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Sram launches all new Red eTap AXS 12-speed

6 Feb 2019

Page 1 of 2Sram launches all new Red eTap AXS 12-speed

Verdict:

Sram has overhauled its flagship Red eTap wireless shifting groupset, delivering more gears and a complete rethink on gearing

It’s been over three years since Sram launched its original Red eTap wireless shifting, and in that time it’s proven, hands-down, its dependability.

It has silenced all its skeptics by demonstrating it’s truly capable right up to World Tour level. Building off the back of that success comes the next generation as Sram launches a completely new 12-speed flagship offering, it calls: Red eTap AXS.

More than just gaining an extra sprocket, the new groupset benefits from a host of new features, some more obvious than others, but collectively under the family name ‘AXS’ (pronounced Axis) Sram’s focus has been to completely re-evaluate gearing and component compatibility.

The result, it says, is the most adaptable and versatile groupset ever.

‘In the time since we developed the first generation eTap there has been massive developments in hardware’, says Paul Kantor, Sram’s road category manager.

 ‘Things like more advanced chips for faster communications, more advanced motors for quicker shifts, things have really moved on. What we’re rolling out now is a completely different product.’

‘Bikes have changed a great deal too’, Kantor continues, ‘We have bigger tyres and disc brakes and the market has moved towards producing bikes that are generally more capable. We really wanted to address our components and make gearing more capable too.’

A starter for 10

To achieve this Sram has completely overhauled its available gear options. With what it calls X-Range gearing the key message is a broader range with improved progression across the board. And it all starts with one tiny component.

‘With a 10t start on the cassette we can improve on both ends of the gearing’, says Sram’s road product manager, JP McCarthy. ‘The extra gear then comes into play to allow really nice steps through the cassette. Our 10-28t cassette has seven consecutive one-tooth jumps. It leads to really good progression. Even the 10-33t cassette still has five one-tooth jumps.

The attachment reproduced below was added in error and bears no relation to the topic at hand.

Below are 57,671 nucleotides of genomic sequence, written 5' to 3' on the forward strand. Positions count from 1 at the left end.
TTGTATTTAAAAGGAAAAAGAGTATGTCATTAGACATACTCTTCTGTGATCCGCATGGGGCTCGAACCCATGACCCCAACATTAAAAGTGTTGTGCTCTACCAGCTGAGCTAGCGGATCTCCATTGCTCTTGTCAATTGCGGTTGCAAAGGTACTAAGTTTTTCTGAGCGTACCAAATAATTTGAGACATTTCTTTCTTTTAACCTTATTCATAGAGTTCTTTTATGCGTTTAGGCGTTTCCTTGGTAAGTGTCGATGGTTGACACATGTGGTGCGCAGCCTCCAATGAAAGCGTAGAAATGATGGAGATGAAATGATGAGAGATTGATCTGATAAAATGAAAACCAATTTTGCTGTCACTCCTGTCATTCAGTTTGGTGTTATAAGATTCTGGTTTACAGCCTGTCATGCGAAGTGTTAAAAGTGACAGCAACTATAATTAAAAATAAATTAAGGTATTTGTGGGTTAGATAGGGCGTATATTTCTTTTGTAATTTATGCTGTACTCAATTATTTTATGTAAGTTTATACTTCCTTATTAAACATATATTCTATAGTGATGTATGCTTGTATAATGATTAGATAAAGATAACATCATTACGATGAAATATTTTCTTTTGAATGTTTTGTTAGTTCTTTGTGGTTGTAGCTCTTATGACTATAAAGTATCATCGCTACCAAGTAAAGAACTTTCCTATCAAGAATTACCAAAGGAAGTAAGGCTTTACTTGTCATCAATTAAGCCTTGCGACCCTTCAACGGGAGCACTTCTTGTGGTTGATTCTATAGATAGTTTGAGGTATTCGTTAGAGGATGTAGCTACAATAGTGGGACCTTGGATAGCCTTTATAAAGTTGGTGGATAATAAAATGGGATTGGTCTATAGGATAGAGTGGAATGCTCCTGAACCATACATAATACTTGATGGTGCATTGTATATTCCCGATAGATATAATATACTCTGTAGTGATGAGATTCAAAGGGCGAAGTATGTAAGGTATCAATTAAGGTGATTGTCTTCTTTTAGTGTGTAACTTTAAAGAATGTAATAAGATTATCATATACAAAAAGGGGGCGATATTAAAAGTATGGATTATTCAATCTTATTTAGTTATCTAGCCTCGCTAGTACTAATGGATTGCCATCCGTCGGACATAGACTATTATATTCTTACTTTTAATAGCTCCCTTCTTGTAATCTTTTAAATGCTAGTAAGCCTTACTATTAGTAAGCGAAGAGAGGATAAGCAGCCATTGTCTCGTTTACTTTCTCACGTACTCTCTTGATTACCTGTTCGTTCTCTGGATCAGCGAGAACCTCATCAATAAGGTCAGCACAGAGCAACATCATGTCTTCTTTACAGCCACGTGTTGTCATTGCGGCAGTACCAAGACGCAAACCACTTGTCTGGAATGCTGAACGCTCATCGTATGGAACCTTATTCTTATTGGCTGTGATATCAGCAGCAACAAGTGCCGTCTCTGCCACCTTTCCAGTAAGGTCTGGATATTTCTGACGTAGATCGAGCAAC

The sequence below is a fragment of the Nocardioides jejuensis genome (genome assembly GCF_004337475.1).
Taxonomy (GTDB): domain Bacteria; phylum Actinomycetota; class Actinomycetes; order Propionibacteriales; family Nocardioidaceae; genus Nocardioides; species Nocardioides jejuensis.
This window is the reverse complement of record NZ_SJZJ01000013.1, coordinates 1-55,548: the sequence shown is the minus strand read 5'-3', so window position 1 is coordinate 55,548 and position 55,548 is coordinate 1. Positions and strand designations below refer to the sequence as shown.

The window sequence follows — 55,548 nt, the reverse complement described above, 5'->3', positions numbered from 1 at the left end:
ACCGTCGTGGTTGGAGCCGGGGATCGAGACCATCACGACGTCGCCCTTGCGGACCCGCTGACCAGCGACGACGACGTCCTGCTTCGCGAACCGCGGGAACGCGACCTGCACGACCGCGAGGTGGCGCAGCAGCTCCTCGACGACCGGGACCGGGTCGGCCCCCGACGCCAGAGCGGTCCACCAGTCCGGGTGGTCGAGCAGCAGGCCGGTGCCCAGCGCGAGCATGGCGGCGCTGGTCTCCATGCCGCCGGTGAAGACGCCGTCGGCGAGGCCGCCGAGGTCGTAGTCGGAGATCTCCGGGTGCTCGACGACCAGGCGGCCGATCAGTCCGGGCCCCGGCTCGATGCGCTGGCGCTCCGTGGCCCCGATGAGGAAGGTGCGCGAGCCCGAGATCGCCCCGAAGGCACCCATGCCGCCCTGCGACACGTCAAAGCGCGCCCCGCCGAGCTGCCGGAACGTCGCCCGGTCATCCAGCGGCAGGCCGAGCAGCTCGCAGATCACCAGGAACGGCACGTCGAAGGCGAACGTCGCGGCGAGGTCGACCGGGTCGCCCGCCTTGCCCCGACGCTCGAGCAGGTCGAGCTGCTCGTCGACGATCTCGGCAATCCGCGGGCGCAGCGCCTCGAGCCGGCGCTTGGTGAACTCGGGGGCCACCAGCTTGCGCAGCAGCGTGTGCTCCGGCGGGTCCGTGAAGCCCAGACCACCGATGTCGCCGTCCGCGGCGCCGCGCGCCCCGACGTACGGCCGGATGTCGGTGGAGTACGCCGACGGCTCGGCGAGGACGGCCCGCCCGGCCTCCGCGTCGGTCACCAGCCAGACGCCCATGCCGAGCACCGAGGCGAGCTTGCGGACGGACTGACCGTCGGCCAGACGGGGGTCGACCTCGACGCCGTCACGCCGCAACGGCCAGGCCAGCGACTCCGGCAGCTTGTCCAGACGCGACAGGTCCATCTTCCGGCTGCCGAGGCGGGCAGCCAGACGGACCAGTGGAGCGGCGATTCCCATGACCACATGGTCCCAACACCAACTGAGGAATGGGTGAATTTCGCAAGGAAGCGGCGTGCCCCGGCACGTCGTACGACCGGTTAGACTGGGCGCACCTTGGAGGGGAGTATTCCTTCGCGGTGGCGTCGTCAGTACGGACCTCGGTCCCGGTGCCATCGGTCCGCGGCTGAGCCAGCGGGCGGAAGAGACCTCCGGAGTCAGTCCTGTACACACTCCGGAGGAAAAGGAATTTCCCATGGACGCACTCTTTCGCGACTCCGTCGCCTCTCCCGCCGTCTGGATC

'It’s a massive improvement on the current solutions. We can also reduce chainring sizes across the board, effectively moving more of the range from the front to the rear which ultimately improves the user experience with more usable gears and the likelihood of having to make fewer front shifts.’

What Sram has arrived at is a kind of less-is-more approach. There are three completely new double-chainring options, now CNC machined as a single piece: 50/37, 48/35, 46/33 and three completely new cassettes: 10-26t, 10-28t and 10-33t.

(For a full rundown on all the variants click through to page 2)

Yes, that does mean a 50t is now the largest chainring option, but before anyone has a palpitation the math speaks for itself. As McCarthy said, the key is the 10t. A 50-10t is a bigger gear than 53-11t, so rest assured there’s nothing lost at the top end, and if its good enough for the Katusha-Alpecin and Trek Segafredo pro riders then it’s probably good enough for us.

Sram’s message is clear, no matter the type of rider you are the new Red eTap AXS offers a broader range of gears than what is currently available. And there’s more. It’s no longer just double chainsets Sram is focused on. Red eTap AXS can now be ‘officially’ used as a 1x groupset, and there are a host of new single chainring options available too (again full variants listed below) opening up the potential for eTap AXS to be road, gravel, time trial or triathlon focused.

Chain reaction

But more than just the ratios on offer Sram has also targeted the efficiency of the drivetrain as a whole.